Webb, Rachel; Wilson, NJ; Lennon, Diana; Wilson, EM; Nicholson, RW; Gentles, TL; O'Donnell, CP; Stirling, JW; Zeng, Sui; Trenholme, AA (2011-07)

    Journal article
    The University of Auckland Library

    Echocardiography detects a greater prevalence of rheumatic heart disease than heart auscultation. Echocardiographic screening for rheumatic heart disease combined with secondary prophylaxis may potentially prevent severe rheumatic heart disease in high-risk populations. We aimed to determine the prevalence of rheumatic heart disease in children from an urban New Zealand population at high risk for acute rheumatic fever. To optimise accurate diagnosis of rheumatic heart disease, we utilised a two-step model. Portable echocardiography was conducted on 1142 predominantly M??ori and Pacific children aged 10???13 years. Children with an abnormal screening echocardiogram underwent clinical assessment by a paediatric cardiologist together with hospital-based echocardiography. Rheumatic heart disease was then classified as definite, probable, or possible. Portable echocardiography identified changes suggestive of rheumatic heart disease in 95 (8.3%) of 1142 children, which reduced to 59 (5.2%) after cardiology assessment. The prevalence of definite and probable rheumatic heart disease was 26.0 of 1000, with 95% confidence intervals ranging from 12.6 to 39.4. Portable echocardiography overdiagnosed rheumatic heart disease with physiological valve regurgitation diagnosed in 28 children. A total of 30 children (2.6%) had non-rheumatic cardiac abnormalities, 11 of whom had minor congenital mitral valve anomalies. We found high rates of undetected rheumatic heart disease in this high-risk population. Rheumatic heart disease screening has resource implications with cardiology evaluation required for accurate diagnosis. Echocardiographic screening for rheumatic heart disease may overdiagnose rheumatic heart disease unless congenital mitral valve anomalies and physiological regurgitation are excluded.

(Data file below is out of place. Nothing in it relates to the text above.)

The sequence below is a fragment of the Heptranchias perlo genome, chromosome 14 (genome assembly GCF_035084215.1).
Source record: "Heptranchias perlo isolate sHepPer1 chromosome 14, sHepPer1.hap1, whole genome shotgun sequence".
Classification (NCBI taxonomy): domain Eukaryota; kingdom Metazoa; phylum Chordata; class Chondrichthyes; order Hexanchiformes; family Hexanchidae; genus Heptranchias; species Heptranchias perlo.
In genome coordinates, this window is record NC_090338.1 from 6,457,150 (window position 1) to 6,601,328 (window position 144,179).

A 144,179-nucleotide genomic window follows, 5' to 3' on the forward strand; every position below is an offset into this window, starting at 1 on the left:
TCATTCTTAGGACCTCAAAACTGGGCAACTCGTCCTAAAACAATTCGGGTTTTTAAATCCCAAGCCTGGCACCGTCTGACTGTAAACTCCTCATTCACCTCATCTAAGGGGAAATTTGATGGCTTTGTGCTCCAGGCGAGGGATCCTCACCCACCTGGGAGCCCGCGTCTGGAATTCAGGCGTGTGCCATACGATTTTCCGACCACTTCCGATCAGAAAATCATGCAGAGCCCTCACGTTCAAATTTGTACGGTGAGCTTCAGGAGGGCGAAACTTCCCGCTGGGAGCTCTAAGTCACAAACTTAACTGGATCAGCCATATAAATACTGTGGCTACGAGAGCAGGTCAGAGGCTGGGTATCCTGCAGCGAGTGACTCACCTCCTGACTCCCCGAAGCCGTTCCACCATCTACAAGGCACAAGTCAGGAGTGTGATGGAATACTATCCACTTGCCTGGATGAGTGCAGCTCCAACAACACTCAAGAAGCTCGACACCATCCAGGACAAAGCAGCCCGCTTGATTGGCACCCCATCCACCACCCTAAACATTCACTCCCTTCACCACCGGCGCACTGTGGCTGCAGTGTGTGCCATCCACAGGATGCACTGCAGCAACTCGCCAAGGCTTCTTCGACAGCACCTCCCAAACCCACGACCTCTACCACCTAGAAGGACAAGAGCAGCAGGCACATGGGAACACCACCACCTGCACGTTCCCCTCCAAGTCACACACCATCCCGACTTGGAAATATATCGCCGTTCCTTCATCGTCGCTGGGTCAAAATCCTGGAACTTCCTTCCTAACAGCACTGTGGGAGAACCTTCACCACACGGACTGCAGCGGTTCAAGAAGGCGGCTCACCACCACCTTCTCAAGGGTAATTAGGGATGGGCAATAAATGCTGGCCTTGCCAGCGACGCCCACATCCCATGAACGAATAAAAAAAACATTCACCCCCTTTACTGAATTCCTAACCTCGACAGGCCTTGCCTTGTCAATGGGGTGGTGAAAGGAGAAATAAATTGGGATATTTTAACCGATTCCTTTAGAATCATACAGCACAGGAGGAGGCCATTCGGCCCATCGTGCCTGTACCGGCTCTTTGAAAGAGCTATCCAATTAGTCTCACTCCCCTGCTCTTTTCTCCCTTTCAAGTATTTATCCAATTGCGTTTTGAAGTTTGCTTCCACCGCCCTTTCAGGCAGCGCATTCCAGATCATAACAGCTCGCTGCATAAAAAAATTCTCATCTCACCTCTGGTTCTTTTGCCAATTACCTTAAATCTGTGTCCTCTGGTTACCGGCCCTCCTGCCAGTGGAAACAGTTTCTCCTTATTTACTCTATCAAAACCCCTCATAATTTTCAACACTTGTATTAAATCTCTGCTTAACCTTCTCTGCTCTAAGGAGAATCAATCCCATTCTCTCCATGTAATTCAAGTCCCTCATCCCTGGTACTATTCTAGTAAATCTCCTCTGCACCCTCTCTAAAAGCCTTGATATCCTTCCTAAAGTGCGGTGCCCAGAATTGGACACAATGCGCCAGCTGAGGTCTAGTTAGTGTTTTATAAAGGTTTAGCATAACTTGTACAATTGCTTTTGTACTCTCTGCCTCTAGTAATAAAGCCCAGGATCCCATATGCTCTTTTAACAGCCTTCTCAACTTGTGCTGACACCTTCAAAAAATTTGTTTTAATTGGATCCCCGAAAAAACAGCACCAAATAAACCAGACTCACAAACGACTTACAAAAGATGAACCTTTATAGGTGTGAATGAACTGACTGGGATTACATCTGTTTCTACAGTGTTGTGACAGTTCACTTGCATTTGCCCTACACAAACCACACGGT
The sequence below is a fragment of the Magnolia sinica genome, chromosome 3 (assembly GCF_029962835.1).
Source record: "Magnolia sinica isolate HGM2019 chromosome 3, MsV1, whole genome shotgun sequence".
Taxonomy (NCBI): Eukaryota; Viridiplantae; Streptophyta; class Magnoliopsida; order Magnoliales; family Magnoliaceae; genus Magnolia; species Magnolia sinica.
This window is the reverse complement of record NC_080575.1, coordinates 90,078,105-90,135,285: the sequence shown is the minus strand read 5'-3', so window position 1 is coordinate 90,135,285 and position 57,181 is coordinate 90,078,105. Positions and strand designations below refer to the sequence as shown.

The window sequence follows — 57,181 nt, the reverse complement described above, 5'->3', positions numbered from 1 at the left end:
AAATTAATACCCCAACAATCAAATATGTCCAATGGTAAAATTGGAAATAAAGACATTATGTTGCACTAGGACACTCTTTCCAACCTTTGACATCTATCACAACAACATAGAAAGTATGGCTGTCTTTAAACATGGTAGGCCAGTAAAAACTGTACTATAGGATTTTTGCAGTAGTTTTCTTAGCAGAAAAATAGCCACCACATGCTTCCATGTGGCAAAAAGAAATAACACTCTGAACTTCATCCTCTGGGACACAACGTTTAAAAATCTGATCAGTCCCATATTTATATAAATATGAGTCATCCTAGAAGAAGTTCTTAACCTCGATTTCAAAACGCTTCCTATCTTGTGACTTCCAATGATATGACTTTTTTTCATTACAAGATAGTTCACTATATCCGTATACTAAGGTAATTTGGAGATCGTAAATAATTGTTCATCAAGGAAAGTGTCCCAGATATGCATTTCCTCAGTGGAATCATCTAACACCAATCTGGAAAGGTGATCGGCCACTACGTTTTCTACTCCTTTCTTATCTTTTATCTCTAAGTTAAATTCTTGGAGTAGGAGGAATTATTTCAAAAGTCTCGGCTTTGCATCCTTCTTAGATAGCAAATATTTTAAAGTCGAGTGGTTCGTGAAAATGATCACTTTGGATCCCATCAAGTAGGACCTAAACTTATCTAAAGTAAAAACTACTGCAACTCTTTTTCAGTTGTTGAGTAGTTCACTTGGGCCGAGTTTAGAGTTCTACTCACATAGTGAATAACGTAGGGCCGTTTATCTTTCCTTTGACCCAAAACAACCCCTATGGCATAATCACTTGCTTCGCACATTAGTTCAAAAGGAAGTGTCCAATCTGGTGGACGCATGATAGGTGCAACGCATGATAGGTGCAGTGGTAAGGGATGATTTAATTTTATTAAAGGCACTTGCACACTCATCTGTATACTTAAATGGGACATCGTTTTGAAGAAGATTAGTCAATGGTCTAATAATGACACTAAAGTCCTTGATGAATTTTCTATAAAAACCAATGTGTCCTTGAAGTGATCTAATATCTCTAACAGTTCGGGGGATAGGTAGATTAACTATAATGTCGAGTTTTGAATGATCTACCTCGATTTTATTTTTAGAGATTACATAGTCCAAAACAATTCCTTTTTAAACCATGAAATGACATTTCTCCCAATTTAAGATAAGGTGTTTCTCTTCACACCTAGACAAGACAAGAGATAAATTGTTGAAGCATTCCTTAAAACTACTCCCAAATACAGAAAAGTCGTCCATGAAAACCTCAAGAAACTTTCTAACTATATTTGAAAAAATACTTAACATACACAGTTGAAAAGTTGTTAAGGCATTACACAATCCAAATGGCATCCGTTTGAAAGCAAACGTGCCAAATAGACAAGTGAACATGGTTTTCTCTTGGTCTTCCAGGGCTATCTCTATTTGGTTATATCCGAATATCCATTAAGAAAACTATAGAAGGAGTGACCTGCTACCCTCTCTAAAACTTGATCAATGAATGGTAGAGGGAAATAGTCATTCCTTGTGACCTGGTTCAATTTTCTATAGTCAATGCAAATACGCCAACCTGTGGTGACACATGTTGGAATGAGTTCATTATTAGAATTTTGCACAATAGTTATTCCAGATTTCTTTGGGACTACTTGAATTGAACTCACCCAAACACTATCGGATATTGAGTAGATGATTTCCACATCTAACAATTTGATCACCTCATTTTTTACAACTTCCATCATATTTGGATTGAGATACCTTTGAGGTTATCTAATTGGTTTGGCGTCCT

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  • Human ventricular fibrillation during global ischemia and reperfusion: Paradoxical changes in activation rate and wavefront complexity

    Bradley, Christopher; Clayton, RH; Nash, Martyn; Mourad, A; Hayward, M; Paterson, David; Taggart, P (2011)

    Journal article
    The University of Auckland Library

    Background- Ischemic ventricular fibrillation in experimental models has been shown to progress through a series of stages. Progression of ischemic VF in the in vivo human heart has not been determined. Methods and Results- We studied 10 patients undergoing cardiac surgery. Ventricular fibrillation was induced by burst pacing. After 30 seconds, global myocardial ischemia was induced by aortic cross-clamp and maintained for 2.5 minutes, followed by coronary reflow. Epicardial activity was sampled (1 kHz) with a sock that contained 256 unipolar contact electrodes. Dominant frequencies were calculated with a fast Fourier transform with a moving window. The locations of phase singularities and activation wavefronts were identified at 10-ms intervals. Preischemic (perfused) ventricular fibrillation was maintained by a disorganized mix of large and small wavefronts. During global myocardial ischemia, mean dominant frequencies decreased from 6.4 to 4.7 Hz at a rate of -0.011??0.002 Hz s(-1) (P<0.01) and remained unchanged during reflow, at 10.3. The number of wavefronts showed a similar time course to the number of phase singularities. Conclusions- In human ventricular fibrillation, we found an increase in complexity of electric activation patterns during global myocardial ischemia, and this was not reversed during reflow despite an increase in activation rate.

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  • Quantitative characterisation of seafloor substrate and bedforms using advanced processing of multibeam backscatter???Application to Cook Strait, New Zealand